Well, Bobby built hi version of the Honaker or Virginia holly leaf dulcimer described by Ralph Lee Smith in a 2004 issue of DPN, so I decided to build my version of the Burnsville, NC holly leaf pattern described in the same article. As you'll see, mine varies from the original pre-CW dulcimore in that my version is a bit softer, with curved tail and shoulder boards rather than dead straight. If I can get more information from the lady who has/had this instrument in collection I'll probably make more of an exacting replica.
Here's the original -- photo from DPN:
And here's what I'm doing:
Mine will be 8" wide at the butt, 4" waist, and 5-1/2" shoulder. Maple sides 1-1/2" tall, 33" long overall. Three strings, 1" wide maple fretboard, 27" VSL, Walnut top and back. This will be my first wooden peg tuning head; I'm cheating and bought some violin pegs
Well, I got the tuning head roughed out. My first ever wooden peg head. Rather than try to carve it out of a single block, I decided to make it up from several pieces. Next time I'll make the knob a bit bigger, but overall I like it. I used my "test head" to determine what drill bit to use and how deep to run the taper reamer (then marked it with a strip of tape), before attacking 'the real thing'. Test Head = two strips of wood as thick as the side wall of my finished head (1/4"), glued up with scrap spacers to equal the width of the head.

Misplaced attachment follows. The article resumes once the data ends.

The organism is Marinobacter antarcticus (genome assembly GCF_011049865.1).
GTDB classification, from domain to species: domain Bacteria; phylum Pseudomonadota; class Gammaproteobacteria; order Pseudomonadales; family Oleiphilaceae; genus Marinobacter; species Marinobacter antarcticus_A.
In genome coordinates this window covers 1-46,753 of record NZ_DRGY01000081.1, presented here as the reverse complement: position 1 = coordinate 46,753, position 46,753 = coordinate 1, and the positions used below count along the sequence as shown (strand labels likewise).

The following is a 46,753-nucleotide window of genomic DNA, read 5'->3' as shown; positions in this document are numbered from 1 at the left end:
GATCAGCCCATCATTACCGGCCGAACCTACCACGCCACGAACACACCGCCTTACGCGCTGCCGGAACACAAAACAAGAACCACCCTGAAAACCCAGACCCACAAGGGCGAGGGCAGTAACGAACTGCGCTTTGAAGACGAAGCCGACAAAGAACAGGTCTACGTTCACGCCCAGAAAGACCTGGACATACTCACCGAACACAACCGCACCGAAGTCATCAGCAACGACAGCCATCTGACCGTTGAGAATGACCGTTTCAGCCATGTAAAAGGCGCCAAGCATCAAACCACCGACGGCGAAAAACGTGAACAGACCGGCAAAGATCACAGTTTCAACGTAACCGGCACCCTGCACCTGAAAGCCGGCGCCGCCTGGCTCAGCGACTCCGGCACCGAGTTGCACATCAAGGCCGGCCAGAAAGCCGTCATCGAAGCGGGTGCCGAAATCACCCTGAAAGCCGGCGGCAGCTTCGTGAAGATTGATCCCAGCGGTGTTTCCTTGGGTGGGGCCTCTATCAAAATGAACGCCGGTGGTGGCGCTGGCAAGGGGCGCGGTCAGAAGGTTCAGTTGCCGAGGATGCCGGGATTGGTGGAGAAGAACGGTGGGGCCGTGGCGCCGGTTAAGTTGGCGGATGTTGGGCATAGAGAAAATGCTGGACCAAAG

The first time I ever used the reamer -- on a Lyre I built -- I didn't make a Test Head.... 5 out of 6 turned out OK; the 6th one I set the peg 'way too deep. Lesson learned.
Well, here, at long last is a real progress pix. Just wet with a rag so you can see the grain. The body is all glued up, tuning head attached, and fretboard hollowed and marked (new drill bits should arrive tomorrow so I can fret the board). Not much left now -- biggest thing is to make the tailblock and attach it after the fretboard is glued in place.